This is the most detailed discussion of whether Japan submitted to an unconditional surrender after WWII and how the American pursuit of this goal lengthened the war. Conventionally, Imperial Japan is said to have surrendered unconditionally on August 14, 1945. The same is said of Nazi Germany, Fascist Italy, and other Axis belligerents. But is this the case? Is it possible for a country with millions of citizens to surrender 'unconditionally'? Are there not always conditions? Because such a demand inevitably lengthens the war, how can it ever be justified? How can a leader tell his countrymen that he plans to increase the death and destruction of a war merely to impose an 'unconditional surrender' on an enemy? In this book, Professor Hallett explores the historical and moral paradoxes created by President Roosevelt's demand for an unconditional surrender. How his demand lengthened the war. How the Axis powers surrendered on conditions, albeit minimal conditions, and paradoxically, how Roosevelt's demand was his greatest contribution to the winning of the war.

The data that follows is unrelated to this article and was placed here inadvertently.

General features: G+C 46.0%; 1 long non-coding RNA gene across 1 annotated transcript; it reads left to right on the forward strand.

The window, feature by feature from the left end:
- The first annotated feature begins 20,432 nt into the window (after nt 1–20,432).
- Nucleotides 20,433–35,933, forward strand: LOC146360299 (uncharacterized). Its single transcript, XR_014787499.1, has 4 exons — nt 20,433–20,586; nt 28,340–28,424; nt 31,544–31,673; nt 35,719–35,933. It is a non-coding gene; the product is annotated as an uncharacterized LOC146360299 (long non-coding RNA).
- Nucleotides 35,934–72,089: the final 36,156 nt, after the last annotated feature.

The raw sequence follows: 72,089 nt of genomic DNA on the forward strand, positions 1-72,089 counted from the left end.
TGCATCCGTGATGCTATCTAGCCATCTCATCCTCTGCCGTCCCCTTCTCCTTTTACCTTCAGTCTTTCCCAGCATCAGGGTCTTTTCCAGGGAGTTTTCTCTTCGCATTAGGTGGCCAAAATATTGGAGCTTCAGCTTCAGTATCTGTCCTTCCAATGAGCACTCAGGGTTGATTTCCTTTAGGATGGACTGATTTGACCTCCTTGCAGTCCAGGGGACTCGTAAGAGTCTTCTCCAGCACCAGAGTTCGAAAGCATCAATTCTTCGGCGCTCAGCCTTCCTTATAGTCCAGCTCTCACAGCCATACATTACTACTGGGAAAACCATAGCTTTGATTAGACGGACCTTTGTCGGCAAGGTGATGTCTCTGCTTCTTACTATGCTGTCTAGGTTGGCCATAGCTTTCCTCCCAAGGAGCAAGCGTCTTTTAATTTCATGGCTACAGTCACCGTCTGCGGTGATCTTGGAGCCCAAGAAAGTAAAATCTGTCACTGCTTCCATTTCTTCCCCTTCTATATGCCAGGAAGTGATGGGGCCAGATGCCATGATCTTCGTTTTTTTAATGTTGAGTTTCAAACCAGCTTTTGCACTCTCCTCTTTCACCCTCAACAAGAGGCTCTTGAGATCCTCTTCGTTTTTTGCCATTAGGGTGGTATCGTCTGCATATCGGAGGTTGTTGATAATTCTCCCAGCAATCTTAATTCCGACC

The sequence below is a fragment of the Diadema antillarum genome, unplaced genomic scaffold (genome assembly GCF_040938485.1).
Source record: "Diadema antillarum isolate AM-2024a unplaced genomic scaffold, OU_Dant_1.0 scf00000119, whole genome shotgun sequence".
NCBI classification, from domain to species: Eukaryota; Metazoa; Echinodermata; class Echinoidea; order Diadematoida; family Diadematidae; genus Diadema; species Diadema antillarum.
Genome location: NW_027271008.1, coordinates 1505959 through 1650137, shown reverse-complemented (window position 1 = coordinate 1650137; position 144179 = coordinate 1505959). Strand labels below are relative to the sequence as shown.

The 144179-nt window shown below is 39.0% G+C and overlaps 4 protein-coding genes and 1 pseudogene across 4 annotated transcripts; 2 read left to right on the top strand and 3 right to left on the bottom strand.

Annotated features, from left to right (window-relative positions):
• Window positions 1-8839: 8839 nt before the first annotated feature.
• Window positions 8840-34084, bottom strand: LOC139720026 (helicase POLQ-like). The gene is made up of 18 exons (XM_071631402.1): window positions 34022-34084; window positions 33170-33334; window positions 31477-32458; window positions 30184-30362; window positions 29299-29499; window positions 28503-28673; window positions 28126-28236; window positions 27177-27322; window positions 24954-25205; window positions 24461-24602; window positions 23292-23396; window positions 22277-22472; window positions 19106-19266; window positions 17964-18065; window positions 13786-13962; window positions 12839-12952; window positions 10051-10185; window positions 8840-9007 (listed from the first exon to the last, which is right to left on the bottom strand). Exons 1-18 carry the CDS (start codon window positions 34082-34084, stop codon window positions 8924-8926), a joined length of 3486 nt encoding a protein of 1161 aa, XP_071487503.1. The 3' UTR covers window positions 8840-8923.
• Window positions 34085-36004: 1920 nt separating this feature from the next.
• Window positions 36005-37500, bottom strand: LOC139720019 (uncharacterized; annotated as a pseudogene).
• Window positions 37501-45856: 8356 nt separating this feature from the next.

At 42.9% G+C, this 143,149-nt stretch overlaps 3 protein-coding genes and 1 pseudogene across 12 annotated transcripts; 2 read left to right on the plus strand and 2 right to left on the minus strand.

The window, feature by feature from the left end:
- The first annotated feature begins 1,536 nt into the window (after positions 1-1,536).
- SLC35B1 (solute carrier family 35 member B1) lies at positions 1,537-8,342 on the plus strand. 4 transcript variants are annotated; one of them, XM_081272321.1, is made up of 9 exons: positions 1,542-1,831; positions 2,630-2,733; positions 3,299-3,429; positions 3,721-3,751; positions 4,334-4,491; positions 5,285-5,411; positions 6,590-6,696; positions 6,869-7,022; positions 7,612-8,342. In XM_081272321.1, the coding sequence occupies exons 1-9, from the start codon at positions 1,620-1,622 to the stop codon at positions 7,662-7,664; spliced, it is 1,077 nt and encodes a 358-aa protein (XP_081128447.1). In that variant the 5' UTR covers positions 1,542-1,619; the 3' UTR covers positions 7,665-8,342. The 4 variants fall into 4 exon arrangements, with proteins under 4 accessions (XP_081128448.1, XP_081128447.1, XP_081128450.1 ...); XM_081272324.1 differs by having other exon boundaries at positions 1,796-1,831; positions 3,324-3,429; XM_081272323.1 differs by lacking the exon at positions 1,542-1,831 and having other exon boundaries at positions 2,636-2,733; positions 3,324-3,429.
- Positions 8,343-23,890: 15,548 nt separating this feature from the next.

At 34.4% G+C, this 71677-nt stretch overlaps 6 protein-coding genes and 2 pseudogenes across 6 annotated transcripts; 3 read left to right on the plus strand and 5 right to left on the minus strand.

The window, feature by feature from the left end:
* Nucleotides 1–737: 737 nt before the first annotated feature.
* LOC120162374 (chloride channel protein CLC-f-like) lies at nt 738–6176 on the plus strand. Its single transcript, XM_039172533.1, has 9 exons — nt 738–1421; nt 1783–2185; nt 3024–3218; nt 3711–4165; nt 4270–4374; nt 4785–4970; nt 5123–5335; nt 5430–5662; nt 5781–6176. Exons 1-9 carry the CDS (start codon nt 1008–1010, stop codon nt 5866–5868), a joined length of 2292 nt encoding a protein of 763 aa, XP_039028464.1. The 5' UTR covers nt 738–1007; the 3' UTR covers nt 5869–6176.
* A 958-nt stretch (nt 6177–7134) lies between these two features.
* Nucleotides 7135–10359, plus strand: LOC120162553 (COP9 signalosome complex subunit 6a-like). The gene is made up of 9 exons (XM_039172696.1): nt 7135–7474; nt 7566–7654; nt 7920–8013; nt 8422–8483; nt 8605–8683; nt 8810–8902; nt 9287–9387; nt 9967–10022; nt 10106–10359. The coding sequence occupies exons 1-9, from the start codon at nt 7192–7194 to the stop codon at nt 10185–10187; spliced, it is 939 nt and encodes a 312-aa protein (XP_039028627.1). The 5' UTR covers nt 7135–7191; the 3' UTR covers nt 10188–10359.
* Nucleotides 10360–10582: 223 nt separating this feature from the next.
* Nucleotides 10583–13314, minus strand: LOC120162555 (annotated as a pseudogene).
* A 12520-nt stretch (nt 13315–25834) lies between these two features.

1. Foreword by George Simson; 2. Beams and Motes; 3. Roosevelt's Allies: Muted Opposition; 4. A Short History of Unconditional Surrender; 5. The American Experience in the Second World War; 6. Imperial Japan: Searching for Terms; 7. Imperial Japan: Finding Conditions; 8. General Marshall's Concerns; 9. Roosevelt's Persistence: The Lesser Evil; 10. The Politics of the Potsdam Ultimatum.